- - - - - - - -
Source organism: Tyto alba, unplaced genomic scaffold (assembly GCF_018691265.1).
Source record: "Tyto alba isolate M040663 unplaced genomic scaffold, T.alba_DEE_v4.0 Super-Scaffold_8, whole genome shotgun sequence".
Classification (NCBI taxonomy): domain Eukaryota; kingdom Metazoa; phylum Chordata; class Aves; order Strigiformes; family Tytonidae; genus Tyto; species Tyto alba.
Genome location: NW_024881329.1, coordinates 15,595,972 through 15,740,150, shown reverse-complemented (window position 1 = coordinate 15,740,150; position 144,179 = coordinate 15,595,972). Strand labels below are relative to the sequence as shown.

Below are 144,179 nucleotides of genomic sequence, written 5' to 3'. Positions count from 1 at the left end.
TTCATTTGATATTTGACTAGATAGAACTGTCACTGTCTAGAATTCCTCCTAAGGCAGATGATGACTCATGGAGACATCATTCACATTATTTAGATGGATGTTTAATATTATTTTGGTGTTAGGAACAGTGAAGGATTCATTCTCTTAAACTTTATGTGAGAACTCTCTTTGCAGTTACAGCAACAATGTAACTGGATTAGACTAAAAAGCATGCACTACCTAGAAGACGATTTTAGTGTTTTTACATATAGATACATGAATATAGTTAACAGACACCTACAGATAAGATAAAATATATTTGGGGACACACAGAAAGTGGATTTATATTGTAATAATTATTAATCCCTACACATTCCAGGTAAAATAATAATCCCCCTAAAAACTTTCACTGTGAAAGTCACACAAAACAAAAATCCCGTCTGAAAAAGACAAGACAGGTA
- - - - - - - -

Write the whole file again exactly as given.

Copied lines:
Source organism: Tyto alba, unplaced genomic scaffold (assembly GCF_018691265.1).
Source record: "Tyto alba isolate M040663 unplaced genomic scaffold, T.alba_DEE_v4.0 Super-Scaffold_8, whole genome shotgun sequence".
Classification (NCBI taxonomy): domain Eukaryota; kingdom Metazoa; phylum Chordata; class Aves; order Strigiformes; family Tytonidae; genus Tyto; species Tyto alba.
Genome location: NW_024881329.1, coordinates 15,595,972 through 15,740,150, shown reverse-complemented (window position 1 = coordinate 15,740,150; position 144,179 = coordinate 15,595,972). Strand labels below are relative to the sequence as shown.

Below are 144,179 nucleotides of genomic sequence, written 5' to 3'. Positions count from 1 at the left end.
TTCATTTGATATTTGACTAGATAGAACTGTCACTGTCTAGAATTCCTCCTAAGGCAGATGATGACTCATGGAGACATCATTCACATTATTTAGATGGATGTTTAATATTATTTTGGTGTTAGGAACAGTGAAGGATTCATTCTCTTAAACTTTATGTGAGAACTCTCTTTGCAGTTACAGCAACAATGTAACTGGATTAGACTAAAAAGCATGCACTACCTAGAAGACGATTTTAGTGTTTTTACATATAGATACATGAATATAGTTAACAGACACCTACAGATAAGATAAAATATATTTGGGGACACACAGAAAGTGGATTTATATTGTAATAATTATTAATCCCTACACATTCCAGGTAAAATAATAATCCCCCTAAAAACTTTCACTGTGAAAGTCACACAAAACAAAAATCCCGTCTGAAAAAGACAAGACAGGTA